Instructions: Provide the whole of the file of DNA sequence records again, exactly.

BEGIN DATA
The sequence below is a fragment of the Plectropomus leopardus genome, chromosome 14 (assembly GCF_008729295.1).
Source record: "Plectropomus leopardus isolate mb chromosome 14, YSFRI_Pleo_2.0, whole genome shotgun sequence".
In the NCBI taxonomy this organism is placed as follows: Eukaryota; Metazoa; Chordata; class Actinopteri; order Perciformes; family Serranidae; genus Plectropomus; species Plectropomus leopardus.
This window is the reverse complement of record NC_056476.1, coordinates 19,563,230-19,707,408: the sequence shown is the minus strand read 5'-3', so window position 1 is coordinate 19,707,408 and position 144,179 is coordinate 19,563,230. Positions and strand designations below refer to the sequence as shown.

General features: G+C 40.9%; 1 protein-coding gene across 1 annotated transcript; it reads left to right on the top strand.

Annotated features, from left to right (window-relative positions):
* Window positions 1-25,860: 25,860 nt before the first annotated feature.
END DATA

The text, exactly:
The sequence below is a fragment of the Plectropomus leopardus genome, chromosome 14 (assembly GCF_008729295.1).
Source record: "Plectropomus leopardus isolate mb chromosome 14, YSFRI_Pleo_2.0, whole genome shotgun sequence".
In the NCBI taxonomy this organism is placed as follows: Eukaryota; Metazoa; Chordata; class Actinopteri; order Perciformes; family Serranidae; genus Plectropomus; species Plectropomus leopardus.
This window is the reverse complement of record NC_056476.1, coordinates 19,563,230-19,707,408: the sequence shown is the minus strand read 5'-3', so window position 1 is coordinate 19,707,408 and position 144,179 is coordinate 19,563,230. Positions and strand designations below refer to the sequence as shown.

General features: G+C 40.9%; 1 protein-coding gene across 1 annotated transcript; it reads left to right on the top strand.

Annotated features, from left to right (window-relative positions):
* Window positions 1-25,860: 25,860 nt before the first annotated feature.